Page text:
Partner faces murder charge

By Peter de Graaf

A judge says naming a Northland man charged with murdering his partner will not place the accused's trial at risk.

Matiu Wirihana Korewha, named as Mathew Wilson Korewha on court documents, appeared in Kaikohe District Court yesterday, charged with murdering 32-year-old mother of four Barbara Moka.

Korewha, 43, stood with his head bowed throughout his brief appearance, making no eye contact with his or Ms Moka's friends and relatives crowding the public gallery.

About 15 members of each family were present.

Judge Keith de Ridder remanded Korewha in custody to appear in the High Court at Whangarei on July 18.

No application for bail was made and no plea was entered.

Korewha's lawyer Catherine Cull did, however, apply for continuation of last week's name suppression. She was concerned that publication of another charge laid last week could affect her client's chances of a fair trial.

Judge de Ridder saw "no real risk" to a fair trial and said there was strong public interest in the case, which was already in the public domain.

The lifting of previous suppression orders means we can now reveal Korewha was charged at his first court appearance last week with injuring with intent to injure in relation to a separate incident, an alleged assault on Ms Moka on January 7. He is due back in Kaikohe District Court on that charge on July 17.

Ms Moka's body was found in bush about 800 metres up a metal farm road from Omanaia's Te Piiti Marae, where she was last seen in the early hours of June 9.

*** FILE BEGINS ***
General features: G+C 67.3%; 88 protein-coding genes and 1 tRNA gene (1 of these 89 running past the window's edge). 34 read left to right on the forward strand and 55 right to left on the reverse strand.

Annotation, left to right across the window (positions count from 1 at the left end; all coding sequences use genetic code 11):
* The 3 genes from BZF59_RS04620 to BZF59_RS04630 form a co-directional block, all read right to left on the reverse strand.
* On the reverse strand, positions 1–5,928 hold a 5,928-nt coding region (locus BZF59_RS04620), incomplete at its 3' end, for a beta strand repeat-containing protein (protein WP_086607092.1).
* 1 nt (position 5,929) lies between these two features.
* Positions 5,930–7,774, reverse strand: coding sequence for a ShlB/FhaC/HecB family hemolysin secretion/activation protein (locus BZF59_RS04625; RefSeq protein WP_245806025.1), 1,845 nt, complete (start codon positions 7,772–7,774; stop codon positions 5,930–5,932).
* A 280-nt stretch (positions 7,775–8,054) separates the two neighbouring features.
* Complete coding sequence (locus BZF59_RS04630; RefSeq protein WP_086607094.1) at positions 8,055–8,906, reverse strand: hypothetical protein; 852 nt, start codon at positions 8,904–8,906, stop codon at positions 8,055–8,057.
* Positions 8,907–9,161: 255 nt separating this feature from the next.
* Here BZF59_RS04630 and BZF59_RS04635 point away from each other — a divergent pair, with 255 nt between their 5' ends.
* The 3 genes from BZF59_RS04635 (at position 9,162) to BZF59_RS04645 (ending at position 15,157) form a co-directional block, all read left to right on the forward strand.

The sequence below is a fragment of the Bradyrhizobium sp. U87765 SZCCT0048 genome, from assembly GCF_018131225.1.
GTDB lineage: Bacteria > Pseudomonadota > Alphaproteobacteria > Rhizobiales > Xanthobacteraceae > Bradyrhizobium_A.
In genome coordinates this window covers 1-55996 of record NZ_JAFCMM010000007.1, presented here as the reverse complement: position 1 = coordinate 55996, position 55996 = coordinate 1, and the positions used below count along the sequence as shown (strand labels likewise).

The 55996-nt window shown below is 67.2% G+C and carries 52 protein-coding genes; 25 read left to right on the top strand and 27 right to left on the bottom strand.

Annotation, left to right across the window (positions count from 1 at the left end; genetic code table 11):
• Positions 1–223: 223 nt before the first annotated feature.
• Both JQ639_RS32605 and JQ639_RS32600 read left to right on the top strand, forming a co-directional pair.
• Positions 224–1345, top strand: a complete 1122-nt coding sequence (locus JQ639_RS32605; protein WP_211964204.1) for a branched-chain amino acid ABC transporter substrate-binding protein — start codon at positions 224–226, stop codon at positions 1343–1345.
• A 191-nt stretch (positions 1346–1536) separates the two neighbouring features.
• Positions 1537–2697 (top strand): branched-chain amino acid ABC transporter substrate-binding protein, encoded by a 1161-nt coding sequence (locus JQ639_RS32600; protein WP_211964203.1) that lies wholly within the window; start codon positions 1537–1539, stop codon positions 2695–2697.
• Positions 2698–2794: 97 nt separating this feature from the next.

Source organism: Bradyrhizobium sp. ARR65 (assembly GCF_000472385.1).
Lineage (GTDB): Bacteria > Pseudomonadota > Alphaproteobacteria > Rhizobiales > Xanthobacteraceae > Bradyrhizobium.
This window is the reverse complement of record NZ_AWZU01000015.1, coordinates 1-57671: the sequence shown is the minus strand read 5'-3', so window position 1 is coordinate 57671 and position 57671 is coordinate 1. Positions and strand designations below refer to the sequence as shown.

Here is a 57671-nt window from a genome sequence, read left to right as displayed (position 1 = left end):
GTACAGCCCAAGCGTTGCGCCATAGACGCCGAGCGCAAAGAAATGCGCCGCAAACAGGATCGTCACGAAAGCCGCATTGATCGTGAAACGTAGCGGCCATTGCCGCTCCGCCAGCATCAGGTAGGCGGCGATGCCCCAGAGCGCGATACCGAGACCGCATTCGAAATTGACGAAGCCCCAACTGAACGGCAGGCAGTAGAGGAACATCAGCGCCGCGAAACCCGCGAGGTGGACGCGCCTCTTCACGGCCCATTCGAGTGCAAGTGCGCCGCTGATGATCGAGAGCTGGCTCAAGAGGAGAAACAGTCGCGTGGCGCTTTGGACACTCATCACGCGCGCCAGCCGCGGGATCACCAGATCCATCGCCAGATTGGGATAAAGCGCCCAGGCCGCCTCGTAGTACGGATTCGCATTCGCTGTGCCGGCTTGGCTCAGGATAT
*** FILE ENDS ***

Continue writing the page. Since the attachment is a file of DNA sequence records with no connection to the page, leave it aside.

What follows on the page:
Korewha, who had been Ms Moka's partner since she moved to Rawene last year, originally told police they had left a tangi together but crashed a short distance up Omanaia Rd. He said they returned on foot to the marae, from where she subsequently disappeared.

Friends and family became alarmed when Ms Moka had not used her cellphone or bank account for a week.

Ms Moka was not found in an initial search around the marae and crash scene, because her body was just outside the search boundary. Police would say only that information from the public led them to her.

The Moka and Korewha families were kept on opposite sides of the courtroom yesterday, but there was no obvious sign of tension. The only interruption came after a discussion on name suppression when a Moka family supporter called out: "Name yourself, man".

Ms Moka worked as a receptionist at the Copthorne Hotel in Omapere. Her children, aged 7 to 15, did not live with her.

It is understood she was buried in Auckland, where most of her whanau live.

Korewha, who lived on Rawene's Parnell St, had been employed as a tour guide at Footprints Waipoua and Crossings Hokianga, award-winning eco-tourism ventures which offer twilight walks in Waipoua Forest and cruises of the Hokianga Harbour.

The Footprints Waipoua website said Korewha had been studying sustainable rural development at NorthTec. He had previously volunteered with World Vision and Doctors Without Borders in countries such as Malawi, Ethiopia, Cameroon and Algeria. After returning to New Zealand in 2009, he worked for Ngapuhi Iwi Social Services.

Police are still looking for Ms Moka's clothing, wallet and Nokia cellphone, taken from her home in the days after she disappeared. Ms Moka was just 1.5m tall and 45kg so the clothing is size 8 or smaller. An appeal for information last week gave police some leads but the property has not yet been found. Call the Kaikohe station on (09) 405 2960 or Crimestoppers anonymously on 0800 555 111.

- Northern Advocate

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